Excellent hub, thanks so much for adding the videos beside the artist's information. My great uncle Jim Ross was a stunt double in some of the Gene Autry shows but he isn't an artist you hear much of anymore!

Larry Conners from Northern Arizona on March 24, 2010:

William...What a great Hub with wonderfully researched and descriptive bios...the videos were perfect accompaniment to the profiles given...Listening to Rudy Vallee brought back a lost memory of some one called the Wandering Minstrel...Do you remember this singer..?

Growing up in the late 40's and early 50's I fell in love with the Misty June Christie, and my namesake, Chris Conner...Remember Keely Smith with Louis Prima..? Her big hit was " I wish you love "....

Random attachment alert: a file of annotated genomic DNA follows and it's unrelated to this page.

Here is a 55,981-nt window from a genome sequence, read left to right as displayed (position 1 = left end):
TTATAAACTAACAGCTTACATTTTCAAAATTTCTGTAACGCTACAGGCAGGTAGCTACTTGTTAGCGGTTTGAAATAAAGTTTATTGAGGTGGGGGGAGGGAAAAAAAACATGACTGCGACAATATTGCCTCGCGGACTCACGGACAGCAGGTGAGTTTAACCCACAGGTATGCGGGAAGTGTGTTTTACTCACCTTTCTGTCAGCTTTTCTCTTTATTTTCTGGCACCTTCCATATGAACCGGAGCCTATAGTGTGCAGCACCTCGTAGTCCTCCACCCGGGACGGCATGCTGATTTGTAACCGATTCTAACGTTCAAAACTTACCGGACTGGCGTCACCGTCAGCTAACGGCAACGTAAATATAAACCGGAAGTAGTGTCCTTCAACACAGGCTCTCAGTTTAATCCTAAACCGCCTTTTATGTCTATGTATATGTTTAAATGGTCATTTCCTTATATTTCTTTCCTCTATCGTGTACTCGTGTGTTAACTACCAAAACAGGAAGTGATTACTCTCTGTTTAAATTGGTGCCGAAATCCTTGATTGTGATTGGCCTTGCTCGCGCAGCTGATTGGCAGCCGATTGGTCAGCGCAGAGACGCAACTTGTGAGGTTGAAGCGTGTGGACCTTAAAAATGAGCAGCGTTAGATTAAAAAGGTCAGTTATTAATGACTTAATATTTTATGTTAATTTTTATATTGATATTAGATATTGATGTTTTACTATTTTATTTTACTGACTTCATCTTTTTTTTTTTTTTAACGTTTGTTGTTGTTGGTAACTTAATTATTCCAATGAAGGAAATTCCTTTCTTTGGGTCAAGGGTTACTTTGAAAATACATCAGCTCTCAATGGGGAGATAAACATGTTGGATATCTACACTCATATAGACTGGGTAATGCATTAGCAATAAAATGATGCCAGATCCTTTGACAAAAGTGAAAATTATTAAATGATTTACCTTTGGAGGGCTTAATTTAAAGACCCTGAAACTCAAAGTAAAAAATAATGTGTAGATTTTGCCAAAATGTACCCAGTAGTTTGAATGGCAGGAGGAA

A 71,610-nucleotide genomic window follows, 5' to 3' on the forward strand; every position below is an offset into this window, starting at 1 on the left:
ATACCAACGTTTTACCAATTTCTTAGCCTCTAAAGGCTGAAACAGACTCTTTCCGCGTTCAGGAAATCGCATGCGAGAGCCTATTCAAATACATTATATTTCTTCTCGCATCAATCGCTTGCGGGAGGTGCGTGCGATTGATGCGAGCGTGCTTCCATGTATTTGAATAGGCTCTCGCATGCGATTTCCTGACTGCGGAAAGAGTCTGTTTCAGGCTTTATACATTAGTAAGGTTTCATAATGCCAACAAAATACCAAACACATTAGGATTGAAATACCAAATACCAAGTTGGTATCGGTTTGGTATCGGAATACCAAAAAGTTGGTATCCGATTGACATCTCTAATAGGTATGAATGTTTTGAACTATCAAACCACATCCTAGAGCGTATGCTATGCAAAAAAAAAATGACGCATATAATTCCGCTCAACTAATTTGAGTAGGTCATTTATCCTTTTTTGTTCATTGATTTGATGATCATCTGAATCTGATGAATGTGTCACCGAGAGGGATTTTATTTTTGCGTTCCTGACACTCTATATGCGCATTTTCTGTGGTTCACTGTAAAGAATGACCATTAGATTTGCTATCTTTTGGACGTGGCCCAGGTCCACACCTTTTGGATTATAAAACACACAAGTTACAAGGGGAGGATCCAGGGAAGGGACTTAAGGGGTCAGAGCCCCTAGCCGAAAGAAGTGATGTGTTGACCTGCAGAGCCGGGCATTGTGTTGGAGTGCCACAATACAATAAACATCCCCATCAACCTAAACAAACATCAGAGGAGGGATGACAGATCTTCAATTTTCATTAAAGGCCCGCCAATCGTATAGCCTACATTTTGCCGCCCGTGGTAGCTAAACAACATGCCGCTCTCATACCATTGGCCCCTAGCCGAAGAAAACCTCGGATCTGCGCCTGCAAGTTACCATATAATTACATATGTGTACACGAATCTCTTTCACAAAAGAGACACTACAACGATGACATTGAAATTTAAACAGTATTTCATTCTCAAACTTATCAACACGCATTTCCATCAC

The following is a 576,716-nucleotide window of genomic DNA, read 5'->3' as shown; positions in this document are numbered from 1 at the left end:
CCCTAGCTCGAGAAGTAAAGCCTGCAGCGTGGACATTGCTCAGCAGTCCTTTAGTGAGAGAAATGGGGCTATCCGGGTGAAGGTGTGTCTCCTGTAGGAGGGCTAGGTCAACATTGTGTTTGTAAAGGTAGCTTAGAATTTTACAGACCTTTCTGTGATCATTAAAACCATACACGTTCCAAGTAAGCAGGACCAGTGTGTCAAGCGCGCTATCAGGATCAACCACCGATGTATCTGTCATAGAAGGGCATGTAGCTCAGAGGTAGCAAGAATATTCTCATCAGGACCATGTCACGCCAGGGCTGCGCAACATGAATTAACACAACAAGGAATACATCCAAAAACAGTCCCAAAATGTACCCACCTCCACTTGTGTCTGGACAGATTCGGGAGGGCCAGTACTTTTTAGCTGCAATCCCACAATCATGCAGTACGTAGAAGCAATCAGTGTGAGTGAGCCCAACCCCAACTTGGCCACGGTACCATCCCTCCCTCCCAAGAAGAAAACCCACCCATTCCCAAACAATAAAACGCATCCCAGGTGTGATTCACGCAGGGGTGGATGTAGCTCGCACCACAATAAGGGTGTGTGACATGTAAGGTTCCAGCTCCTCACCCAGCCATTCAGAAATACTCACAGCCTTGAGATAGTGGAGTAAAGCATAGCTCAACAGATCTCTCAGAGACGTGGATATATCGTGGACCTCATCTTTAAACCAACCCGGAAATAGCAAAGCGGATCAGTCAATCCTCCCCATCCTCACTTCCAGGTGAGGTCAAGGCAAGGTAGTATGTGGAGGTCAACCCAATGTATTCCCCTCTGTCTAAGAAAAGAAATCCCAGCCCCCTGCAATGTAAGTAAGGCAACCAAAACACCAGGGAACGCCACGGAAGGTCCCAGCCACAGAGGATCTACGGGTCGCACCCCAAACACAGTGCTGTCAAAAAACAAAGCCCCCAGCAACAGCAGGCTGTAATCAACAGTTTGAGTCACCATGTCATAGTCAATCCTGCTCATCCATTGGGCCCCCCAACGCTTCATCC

Thanks for this wonderful stroll down memory lane...Larry

William F Torpey (author) from South Valley Stream, N.Y. on March 23, 2010:

My father played piano, and I heard this music since I was an infant when friends around the piano sang the old songs from the first four decades of the 20th Century. It seems we owe a great debt of gratitude to our parents, pmccray, for exposing us to this great music. As a boy I favored Roy Rogers and the Sons of the Pioneers over Gene Autry, but in my later years my appreciation for Gene has grown. I love all these singers! Thanks for commenting.

pmccray on March 23, 2010:

My Mother raised me with the classics especially jazz. I love Lady Day, Billy E and Nat King Cole. I also love Gene Autry, it's not Christmas until I hear his version of Rudolf the Red Nose Raindeer. Great Hub